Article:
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ARS Home » Pacific West Area » Logan, Utah » Pollinating Insect-Biology, Management, Systematics Research » Research » Publications at this Location » Publication #246177

Title: Yes, we can! Detect pollinator declines on a global scale

item LEBUHN, GRETCHEN - San Francisco State University
item DROEGE, SAM - Us Geological Survey (USGS)
item CONNOR, EDWARD - San Francisco State University
item GEMMILL-HERREN, BARBARA - Food And Agriculture Organization Of The United Nations (FAO)
item POTTS, SIMON - University Of Rochester
item MINCKLEY, ROBERT - University Of Rochester
item Griswold, Terry
item JEAN, ROBERT - Indiana State University
item KULA, EMANUEL - Mendel University
item ROUBIK, DAVID - Smithsonian Tropical Research

Submitted to: Conservation Biology
Publication Type: Peer Reviewed Journal
Publication Acceptance Date: 7/14/2012
Publication Date: N/A
Citation: N/A

Interpretive Summary: Considerable concern has been raised concerning bee declines and the potential negative impacts of reduced numbers of pollinators on agricultural and natural environments. Yet there is currently no monitoring program in place that would detect such declines. A rigorous method to detect changes in bee populations is proposed that will detect small declines in bees over the relatively short time period of five years. Given the vital role of pollinators for food production, establishment of such monitoring programs is encouraged.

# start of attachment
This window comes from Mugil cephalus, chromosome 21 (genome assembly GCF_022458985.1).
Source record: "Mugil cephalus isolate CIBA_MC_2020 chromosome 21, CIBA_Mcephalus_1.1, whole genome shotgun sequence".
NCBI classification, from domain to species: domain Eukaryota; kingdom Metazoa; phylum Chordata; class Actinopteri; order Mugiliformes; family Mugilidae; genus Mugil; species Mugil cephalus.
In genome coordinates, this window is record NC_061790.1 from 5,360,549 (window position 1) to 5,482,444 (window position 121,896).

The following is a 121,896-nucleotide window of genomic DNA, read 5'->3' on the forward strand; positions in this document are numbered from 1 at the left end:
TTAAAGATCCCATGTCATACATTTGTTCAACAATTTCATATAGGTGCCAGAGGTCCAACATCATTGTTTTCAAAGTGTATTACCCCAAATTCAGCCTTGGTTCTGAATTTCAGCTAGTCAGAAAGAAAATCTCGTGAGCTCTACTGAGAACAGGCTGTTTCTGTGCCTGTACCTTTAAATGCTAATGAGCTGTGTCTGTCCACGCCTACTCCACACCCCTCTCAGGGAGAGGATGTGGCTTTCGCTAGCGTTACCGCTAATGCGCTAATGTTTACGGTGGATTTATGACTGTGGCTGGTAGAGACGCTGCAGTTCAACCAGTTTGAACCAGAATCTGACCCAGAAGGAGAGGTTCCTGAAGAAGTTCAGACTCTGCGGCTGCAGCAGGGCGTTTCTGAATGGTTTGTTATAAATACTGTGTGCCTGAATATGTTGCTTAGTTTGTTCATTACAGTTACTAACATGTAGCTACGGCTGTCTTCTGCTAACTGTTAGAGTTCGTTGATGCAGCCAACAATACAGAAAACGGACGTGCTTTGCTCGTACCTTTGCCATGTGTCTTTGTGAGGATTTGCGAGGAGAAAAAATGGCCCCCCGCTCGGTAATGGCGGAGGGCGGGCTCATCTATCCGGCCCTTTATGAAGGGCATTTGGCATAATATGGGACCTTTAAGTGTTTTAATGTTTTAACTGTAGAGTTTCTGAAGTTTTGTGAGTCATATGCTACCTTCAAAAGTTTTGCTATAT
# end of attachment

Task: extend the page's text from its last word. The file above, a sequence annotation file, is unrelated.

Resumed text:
Technical Abstract: Recently there has been considerable concern about declines in bee communities, both in agricultural and natural habitats. The value of pollination to agriculture, provided primarily by bees, is > $200 billion US annually, and in natural ecosystems is thought to be even greater. However, because no monitoring program exists to accurately detect insect pollinator declines, it is difficult to quantify the status of bee communities, or estimate the extent of declines. We used data from multi-year studies of bee communities to develop a $2 million program to monitor pollinators at regional, national, or international scales. We estimate that a monitoring program based on 200-250 sampling locations would provide sufficient power to detect small (2-5%) annual declines in the number of species and in total abundance over a five-year period. To detect declines as small as 1% annually would require substantially more than 300 sampling locations and monitoring for as long as 10 years. Given the role of pollinators in food security and ecosystem function, we recommend establishment of integrated regional and international monitoring programs to detect change in pollinator communities. Our plan of action serves as a model for developing similar rigorous monitoring approaches, in the face of global environmental change.